I’m surprised when lisa klakulak tells me she used to sell her handmade jewelry in the parking lot at Grateful Dead shows and wore her hair in dreadlocks for 15 years. The 35-year-old’s free-spirited backstory is hardly what I expected of this highly skilled felt artist, whose work and knowledge is widely in demand; she teaches sold-out workshops across the country, and her intricate handbags and accessories sell for hundreds of dollars. But it turns out dreaded hair isn’t such a stretch; felting, like dreading, is merely a knotting process, though hardly a simple one.
Making felt involves changing the pH of wool fleece and agitating the fibers while wet and soapy so that they bond. “The more you felt, the denser it gets, and the more integrity the form has,” Klakulak explains. At her home studio in Asheville, she sculpts the material, and her natural plant dying process further stiffens and strengthens it, thus her business’ moniker Strong Felt.
Klakulak’s seamless handbags come in small sizes and funky shapes, and are infused with exotic designs and detailed embellishments, including embroidery, hand stitching, and bits of silk. Edgy scarves, gloves, hats, and jewelry—each a work of art almost too precious for its intended use—uphold an aesthetic that draws from African and Indian influences. Though she’s traveled to numerous countries to glean inspiration from time-honored textiles, Klakulak’s formal training came stateside.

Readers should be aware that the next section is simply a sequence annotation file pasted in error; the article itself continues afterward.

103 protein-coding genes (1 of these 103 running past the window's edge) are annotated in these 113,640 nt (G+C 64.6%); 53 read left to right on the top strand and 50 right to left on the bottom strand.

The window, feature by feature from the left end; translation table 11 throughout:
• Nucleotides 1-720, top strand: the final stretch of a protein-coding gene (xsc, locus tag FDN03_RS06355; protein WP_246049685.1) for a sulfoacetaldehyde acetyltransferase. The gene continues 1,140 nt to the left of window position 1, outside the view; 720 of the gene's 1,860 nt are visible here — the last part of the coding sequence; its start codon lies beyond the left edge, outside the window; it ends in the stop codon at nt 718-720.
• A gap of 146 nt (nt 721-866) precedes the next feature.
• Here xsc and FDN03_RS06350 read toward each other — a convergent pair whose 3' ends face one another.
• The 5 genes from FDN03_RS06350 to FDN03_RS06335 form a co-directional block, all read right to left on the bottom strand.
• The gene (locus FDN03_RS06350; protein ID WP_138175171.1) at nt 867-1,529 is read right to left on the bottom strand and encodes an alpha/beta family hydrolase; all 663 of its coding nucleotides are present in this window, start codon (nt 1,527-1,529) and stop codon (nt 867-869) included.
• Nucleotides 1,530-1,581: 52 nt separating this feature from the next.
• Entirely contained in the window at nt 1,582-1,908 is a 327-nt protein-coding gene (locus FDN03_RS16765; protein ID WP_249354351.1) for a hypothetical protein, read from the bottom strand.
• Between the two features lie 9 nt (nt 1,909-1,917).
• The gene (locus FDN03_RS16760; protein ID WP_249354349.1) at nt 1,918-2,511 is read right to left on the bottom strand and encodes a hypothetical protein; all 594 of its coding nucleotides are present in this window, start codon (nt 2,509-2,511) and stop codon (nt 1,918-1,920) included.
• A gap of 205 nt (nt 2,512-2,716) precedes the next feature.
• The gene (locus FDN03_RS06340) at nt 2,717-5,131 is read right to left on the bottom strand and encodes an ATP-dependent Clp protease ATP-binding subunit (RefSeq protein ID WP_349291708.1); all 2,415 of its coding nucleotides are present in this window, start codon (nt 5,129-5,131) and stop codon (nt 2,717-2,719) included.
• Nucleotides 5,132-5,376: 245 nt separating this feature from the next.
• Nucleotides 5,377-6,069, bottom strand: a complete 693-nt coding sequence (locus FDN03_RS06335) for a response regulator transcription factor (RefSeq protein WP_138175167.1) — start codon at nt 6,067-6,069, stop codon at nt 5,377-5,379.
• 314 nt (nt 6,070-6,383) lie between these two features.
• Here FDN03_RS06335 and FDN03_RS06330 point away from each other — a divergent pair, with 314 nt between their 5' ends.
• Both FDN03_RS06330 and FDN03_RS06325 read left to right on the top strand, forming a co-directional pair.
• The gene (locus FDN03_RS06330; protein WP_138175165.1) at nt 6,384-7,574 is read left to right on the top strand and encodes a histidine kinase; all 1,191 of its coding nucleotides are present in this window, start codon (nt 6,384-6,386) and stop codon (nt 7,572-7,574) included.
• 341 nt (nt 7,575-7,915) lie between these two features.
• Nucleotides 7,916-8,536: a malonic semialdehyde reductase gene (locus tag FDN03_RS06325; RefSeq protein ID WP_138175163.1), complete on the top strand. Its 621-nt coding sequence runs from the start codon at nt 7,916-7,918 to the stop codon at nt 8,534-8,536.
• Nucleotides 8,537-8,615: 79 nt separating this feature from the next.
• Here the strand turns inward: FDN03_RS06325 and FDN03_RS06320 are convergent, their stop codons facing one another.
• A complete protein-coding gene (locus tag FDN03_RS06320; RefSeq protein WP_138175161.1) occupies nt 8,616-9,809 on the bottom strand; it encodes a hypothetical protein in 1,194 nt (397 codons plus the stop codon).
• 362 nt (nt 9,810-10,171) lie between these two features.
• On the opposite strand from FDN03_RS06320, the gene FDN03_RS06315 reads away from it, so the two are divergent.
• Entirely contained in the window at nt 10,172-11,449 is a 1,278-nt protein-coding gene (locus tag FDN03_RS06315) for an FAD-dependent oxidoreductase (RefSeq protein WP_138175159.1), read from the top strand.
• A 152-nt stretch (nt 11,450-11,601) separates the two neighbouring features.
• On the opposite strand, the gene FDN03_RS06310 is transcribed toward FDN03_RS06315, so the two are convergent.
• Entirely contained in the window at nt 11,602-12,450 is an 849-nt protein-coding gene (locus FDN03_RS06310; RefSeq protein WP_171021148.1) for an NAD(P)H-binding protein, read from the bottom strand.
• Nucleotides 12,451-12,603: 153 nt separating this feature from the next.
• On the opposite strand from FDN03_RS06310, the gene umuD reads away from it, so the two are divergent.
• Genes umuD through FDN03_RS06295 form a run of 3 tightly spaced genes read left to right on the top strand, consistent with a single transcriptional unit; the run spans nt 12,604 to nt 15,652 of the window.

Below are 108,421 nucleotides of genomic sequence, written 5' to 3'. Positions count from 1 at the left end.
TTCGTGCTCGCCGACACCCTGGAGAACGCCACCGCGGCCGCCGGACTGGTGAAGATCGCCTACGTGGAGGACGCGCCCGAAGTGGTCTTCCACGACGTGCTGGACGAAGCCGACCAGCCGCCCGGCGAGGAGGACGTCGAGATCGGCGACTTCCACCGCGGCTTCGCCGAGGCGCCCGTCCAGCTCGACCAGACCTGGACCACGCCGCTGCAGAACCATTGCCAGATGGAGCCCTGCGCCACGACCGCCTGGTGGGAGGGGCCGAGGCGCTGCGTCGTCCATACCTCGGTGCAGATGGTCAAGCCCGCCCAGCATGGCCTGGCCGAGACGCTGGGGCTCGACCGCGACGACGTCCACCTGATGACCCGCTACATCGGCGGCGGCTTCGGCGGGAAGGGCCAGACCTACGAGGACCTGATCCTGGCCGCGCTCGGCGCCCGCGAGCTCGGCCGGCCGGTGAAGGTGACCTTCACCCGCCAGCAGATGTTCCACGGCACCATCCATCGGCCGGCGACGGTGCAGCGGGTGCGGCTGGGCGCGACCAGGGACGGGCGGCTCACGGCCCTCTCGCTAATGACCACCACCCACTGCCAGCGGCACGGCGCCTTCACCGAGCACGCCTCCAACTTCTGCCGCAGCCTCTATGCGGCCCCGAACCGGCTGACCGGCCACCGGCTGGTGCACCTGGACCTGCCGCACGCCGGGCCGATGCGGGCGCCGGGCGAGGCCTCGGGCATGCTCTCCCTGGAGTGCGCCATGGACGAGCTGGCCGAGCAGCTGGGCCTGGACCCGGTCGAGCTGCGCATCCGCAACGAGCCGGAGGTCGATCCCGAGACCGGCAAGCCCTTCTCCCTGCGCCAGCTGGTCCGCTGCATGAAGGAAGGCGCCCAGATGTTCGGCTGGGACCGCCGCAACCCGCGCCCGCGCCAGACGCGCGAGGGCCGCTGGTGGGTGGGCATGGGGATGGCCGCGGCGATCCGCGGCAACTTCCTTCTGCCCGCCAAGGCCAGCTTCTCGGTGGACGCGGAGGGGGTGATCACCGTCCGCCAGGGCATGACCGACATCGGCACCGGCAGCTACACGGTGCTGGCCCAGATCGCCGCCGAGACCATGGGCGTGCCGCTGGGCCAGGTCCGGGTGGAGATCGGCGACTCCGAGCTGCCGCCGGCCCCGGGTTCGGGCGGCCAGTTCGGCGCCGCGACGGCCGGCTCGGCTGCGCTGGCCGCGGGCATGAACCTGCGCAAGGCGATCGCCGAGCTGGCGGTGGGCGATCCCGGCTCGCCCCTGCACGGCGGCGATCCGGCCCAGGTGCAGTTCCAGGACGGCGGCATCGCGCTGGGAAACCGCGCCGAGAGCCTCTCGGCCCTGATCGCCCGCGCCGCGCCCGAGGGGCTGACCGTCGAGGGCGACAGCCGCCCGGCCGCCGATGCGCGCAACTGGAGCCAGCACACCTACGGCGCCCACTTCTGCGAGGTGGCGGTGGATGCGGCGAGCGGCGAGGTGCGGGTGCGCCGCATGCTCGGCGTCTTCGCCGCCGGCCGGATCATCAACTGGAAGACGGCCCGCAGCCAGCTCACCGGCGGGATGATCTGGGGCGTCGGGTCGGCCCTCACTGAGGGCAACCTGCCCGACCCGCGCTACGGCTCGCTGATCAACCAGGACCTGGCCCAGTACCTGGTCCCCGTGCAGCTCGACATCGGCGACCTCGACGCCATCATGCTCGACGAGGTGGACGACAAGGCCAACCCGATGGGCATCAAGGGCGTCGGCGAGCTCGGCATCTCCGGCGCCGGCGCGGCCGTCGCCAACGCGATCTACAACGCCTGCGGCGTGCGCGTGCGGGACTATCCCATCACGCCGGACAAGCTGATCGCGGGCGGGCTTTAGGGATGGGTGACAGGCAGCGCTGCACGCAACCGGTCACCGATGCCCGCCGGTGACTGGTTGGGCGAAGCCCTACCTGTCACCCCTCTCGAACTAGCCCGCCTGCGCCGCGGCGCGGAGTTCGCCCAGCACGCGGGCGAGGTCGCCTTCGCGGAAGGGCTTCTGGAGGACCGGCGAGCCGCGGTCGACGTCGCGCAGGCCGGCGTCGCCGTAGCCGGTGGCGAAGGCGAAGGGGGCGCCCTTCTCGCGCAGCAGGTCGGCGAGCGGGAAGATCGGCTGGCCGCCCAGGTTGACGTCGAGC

She graduated with a fiber arts degree from the University of Colorado at Fort Collins, and learned about natural dyes while living in Taos, New Mexico, but it was during a two-year program at Penland School of Crafts in 2001 that she began felting. “When I came to Penland, I had the aesthetics, but I found my form of expression,” she says. She went on to earn a teaching certification in visual arts from Tennessee Technical University, and spent three years as an artist-in-residence at the Appalachian Center for Craft, where she began exploring the history and science of felting. “You have to understand the material before you can have a relationship with it,” she says.
For the past five years, Klakulak has been sharing her knowledge through workshops. “I’m a Leo, so I like to tell people what to do,” she jokes. This month, she’s thrilled about a trip to Holland to teach. And she’ll be traveling to Russia for a glimpse of the oldest unearthed felt in the world, found in Siberian ice caves. It’s a long way from those Dead shows , and certainly an inspirational advancement in her artistic endeavors.
Klakulak’s next local workshop is this spring at Penland School of Crafts. www.strongfelt.com